My birthday is in a couple of days. It’s not a “big” one; my age won’t be easily divisible by 5. It is, however, making me think about how I feel about being another year older and how I think I’m supposed to feel.
I will be 41. Forty-one years old. My brain thinks 41 is old. I was 13 when each of my parents turned 41. As a brand new teenager, people in their forties were ancient. They were uncool, they were out of touch, they were boring. I may not have even thought of them as the same species as my friends and me. I must have realized that, if all went well, I would someday be that “old” myself, but I never thought about what that meant.
When I was a kid, I didn’t think adults could have fun. I guess I figured that the responsibilities of home and career and family negated a persons ability to enjoy life the way I was enjoying it. I assumed that the stupid things we kids did to amuse ourselves were so important they’d carry me through to the rest of my life or I would lose the ability to be amused. (Disclaimer…this isn’t to say that my parents were miserable. They had ups and downs just like everyone else.) Adult women don’t laugh at fart jokes, I thought. They don’t talk about boys or sing their favorite songs at the top of their lungs, sometimes changing the lyrics to something bawdy or ridiculous, right? I was even a little afraid of growing older. I remember telling someone that the thought of a routine life (going to work everyday, coming home to make dinner for the kids, just to go to bed and do it all again the next day) horrified me.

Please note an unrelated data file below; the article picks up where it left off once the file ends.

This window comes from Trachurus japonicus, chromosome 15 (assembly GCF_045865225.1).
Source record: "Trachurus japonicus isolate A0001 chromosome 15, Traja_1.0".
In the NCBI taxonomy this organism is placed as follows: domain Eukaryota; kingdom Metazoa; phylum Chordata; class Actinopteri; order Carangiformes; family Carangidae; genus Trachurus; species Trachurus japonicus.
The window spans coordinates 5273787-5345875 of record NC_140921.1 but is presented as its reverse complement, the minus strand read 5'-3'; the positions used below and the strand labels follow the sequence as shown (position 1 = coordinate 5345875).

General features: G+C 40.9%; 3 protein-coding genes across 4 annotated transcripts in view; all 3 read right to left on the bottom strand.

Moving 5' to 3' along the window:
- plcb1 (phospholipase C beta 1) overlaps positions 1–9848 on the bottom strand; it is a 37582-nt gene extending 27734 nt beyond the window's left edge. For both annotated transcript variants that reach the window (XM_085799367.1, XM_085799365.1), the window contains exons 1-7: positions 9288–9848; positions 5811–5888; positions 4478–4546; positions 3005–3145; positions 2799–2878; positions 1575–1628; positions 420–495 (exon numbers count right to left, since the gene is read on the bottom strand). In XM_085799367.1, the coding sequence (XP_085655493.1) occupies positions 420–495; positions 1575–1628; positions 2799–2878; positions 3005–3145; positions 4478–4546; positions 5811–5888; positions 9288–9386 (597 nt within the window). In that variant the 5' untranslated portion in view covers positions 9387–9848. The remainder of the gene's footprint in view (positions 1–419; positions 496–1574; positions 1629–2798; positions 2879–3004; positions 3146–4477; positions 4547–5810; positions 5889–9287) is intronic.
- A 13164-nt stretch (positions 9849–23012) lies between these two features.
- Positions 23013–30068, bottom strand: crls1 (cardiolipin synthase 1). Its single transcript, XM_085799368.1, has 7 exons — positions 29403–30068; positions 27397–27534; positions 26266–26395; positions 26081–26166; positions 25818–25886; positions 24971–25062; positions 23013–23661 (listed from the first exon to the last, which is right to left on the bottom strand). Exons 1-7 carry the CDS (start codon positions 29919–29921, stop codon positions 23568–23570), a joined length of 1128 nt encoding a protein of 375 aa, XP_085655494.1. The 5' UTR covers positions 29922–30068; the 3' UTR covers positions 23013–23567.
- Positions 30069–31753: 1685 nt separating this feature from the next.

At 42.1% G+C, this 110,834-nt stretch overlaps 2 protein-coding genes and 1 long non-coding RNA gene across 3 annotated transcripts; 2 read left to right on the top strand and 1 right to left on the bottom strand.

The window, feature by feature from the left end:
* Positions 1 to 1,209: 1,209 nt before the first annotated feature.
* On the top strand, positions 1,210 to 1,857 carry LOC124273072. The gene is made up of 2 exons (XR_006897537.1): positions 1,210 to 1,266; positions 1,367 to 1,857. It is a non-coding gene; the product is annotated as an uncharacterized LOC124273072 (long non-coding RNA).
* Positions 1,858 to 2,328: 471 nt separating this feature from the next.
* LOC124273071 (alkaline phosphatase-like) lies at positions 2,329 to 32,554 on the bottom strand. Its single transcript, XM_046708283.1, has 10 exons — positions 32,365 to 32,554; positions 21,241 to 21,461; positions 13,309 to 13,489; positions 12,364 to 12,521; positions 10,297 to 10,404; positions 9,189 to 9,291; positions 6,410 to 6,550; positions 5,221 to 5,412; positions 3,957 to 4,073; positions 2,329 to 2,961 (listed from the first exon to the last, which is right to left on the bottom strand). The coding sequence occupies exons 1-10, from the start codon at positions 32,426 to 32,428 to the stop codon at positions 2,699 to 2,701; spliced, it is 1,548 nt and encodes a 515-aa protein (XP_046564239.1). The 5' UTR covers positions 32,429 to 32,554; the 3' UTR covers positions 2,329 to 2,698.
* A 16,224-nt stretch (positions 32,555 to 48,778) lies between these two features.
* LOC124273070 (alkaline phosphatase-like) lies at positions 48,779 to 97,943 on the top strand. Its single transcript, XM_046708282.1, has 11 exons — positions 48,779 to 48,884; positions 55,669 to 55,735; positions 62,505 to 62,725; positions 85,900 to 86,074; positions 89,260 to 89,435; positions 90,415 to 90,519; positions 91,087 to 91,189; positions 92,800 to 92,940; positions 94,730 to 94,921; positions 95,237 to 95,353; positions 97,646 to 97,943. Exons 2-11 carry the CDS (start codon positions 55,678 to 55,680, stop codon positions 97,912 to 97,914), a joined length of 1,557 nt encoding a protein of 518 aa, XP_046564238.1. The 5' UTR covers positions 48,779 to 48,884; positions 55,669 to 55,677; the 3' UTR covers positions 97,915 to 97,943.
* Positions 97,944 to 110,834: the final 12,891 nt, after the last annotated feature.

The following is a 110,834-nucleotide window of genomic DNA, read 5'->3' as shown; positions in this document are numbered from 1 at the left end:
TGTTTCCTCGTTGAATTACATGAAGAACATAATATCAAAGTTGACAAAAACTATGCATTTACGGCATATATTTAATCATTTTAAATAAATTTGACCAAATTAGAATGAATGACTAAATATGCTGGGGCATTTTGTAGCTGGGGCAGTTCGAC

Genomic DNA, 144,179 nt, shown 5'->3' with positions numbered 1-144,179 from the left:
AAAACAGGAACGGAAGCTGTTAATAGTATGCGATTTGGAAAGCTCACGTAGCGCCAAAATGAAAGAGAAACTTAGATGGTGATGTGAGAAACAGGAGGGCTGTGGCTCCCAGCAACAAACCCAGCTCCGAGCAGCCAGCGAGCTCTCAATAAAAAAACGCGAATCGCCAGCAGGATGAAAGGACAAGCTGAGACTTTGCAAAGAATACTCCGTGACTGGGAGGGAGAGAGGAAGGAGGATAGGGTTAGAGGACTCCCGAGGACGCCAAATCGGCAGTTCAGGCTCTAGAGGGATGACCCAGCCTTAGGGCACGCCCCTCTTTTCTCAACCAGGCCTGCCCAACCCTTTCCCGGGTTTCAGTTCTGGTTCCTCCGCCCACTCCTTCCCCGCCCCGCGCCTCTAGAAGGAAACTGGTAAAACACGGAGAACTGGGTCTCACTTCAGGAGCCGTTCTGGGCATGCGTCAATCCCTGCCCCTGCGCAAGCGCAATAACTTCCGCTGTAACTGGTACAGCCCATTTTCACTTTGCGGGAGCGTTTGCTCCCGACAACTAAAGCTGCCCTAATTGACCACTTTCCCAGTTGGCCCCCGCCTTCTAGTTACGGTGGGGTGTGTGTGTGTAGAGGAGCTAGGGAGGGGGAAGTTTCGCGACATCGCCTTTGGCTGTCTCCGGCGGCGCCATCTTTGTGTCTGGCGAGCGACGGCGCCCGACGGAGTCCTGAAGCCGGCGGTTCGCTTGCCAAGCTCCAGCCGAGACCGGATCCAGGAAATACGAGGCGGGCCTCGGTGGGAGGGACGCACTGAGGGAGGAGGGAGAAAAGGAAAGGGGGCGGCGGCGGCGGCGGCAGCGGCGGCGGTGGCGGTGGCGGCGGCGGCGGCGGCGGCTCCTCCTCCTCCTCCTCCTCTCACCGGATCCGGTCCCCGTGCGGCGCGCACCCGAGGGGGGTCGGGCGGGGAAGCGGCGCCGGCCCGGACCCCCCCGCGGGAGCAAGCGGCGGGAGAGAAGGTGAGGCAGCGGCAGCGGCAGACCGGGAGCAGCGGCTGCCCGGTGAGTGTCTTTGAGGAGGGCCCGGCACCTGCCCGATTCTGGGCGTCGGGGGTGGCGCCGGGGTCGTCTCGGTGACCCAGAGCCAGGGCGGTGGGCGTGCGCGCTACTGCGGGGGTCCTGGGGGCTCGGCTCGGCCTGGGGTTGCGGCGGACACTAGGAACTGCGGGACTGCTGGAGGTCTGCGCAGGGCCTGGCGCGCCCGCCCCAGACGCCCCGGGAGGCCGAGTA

Now, 28 years after I became a teenager, I realize that in so many ways, I still am that 13 year old. Fart jokes are still amusing. I still giggle over good looking men with friends. When I hear a song I love, more often than not, I will sing and dance like no one is watching. I don’t feel any different inside than I did back then, really. (There are some aches and pains, but I attribute them to roller derby practice.)
The main difference inside is that while I do go to work every day, just to come home and do it all again tomorrow, I am OK with it. Today, I live the daily grind, and it can be boring and routine, true. The 13 year old me had some of it right. She wasn’t able to see the peace in living that kind of life. (I didn’t realize back then that not having children was a viable option, so I sure wasn’t able to see living in peace.)
Staring down the barrel at 41, thinking about that young teen-aged Dani, I can’t help but smile. She may not have been so scared if she knew it wasn’t too bad.